While we’ve made a number of internal and community-facing announcements about progress, access and so forth, we’ve deliberately run this as a quiet, cautious, low-key rollout, letting our communities find their way to chat.m.o and Matrix organically while we sort out the bugs and rough edges of this new experience.

Last week we turned on federation, the last major step towards opening Mozilla to the wider Matrix ecosystem, and it’s gone really well. Which means that as of last week, Mozilla’s transition from IRC to Matrix is within arm’s reach of done.

The Matrix team have been fantastic partners throughout this process, open to feedback and responsive to concerns throughout.
It’s been a great working relationship, and as investments of effort go one that’s already paying off exactly the way want our efforts to pay off, with functional, polish and accessibility improvements that benefit the entire Matrix ecosystem coming from the feedback from the Mozilla community.

We still have work to do, but this far into the transition it sure feels like winning. The number of participants in our primary development channels has already exceeded their counterparts on IRC at their most active, and there’s no sign that’s slowing down. Many of our engineering and ops teams are idling or archiving their Slack channels and have moved entirely to Matrix, and that trend isn’t slowing down either.

As previously announced, we’re on schedule to turn off IRC.m.o at the end of the month, and don’t see a reason to reconsider that decision. So far, it looks like we’re pretty happy on the new system. It’s working well for us.

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brennen
172 days ago
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Boulder, CO
greggrossmeier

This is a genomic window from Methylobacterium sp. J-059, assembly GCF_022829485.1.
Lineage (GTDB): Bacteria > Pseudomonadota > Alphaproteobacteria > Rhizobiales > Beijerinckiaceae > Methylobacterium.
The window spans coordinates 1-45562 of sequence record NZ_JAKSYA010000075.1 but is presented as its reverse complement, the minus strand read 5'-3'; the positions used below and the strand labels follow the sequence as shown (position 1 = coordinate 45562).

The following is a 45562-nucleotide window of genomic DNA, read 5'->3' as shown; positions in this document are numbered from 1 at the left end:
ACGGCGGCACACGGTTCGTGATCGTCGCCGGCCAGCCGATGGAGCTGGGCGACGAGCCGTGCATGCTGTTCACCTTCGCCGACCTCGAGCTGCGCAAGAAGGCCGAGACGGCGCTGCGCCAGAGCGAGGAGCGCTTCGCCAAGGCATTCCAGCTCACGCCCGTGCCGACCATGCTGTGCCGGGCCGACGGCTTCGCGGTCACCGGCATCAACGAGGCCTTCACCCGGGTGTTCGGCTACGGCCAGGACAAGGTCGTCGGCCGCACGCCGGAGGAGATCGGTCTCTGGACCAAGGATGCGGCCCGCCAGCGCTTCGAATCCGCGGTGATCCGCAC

172 days ago
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SF, US
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Pete Buttigieg’s Health Care Plan Is A Joke

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The health care debate has popped back in the news again, as Buttigieg attempts to gain ground in the primary by attacking Medicare for All. Buttigieg’s health plan has mostly avoided scrutiny in the debate so far, which is a shame because it is so bad that it borders on comical.

Impossible Enrollments

In the first part of Buttigieg’s plan, he says he is going to automatically enroll the millions of uninsured people with incomes low enough to already be eligible for free insurance:

Over half of people with no insurance are eligible for either free insurance or an affordable insurance option. Anyone eligible for free coverage in Medicaid or the public option will be automatically enrolled, and those eligible for subsidized coverage will have a simple enrollment option.

Upon reading this, you should wonder to yourself: how on earth is the bureaucracy going to be able to automatically determine, in real time, who the low income people are that are eligible for free insurance?

Remember, the people he is talking about here are not people who come into the welfare office and fill out forms recording their income information. These are the people who, despite being eligible, never come into the system at all. And so to automatically enroll them, you have to somehow find them. But how would you go about doing that?

When you follow Buttigieg’s citations, you wind up at a Third Way report that says “an estimated 14.2 million people…are eligible for free coverage” in our current system but don’t sign up for it.

When you follow Third Way’s citations, you wind up at a Kaiser Family Foundation report that used the Current Population Survey (CPS) and county-level exchange data to determine that around 14.2 million uninsured people are poor enough to either be eligible for Medicaid or a premium-free bronze plan. But the CPS data they use does not provide real-time data on when people become eligible for these plans. Instead it samples a small percentage of US households many months after the end of the year. You can use the CPS sample to retrospectively estimate how many people must have fallen into this category, but you cannot use it to prospectively identify individuals in this category and automatically enroll them.

When you keep going in the Third Way report that Buttigieg cites to, you eventually get linked to the Pathway to Universal Coverage Act of 2018, which is apparently supposed to be the way we administratively tackle this automatic enrollment challenge. The problem here is that the bill doesn’t actually provide any way of identifying eligible people for automatic enrollment. Instead it proposes granting money to states so that maybe they can innovate a way to do this.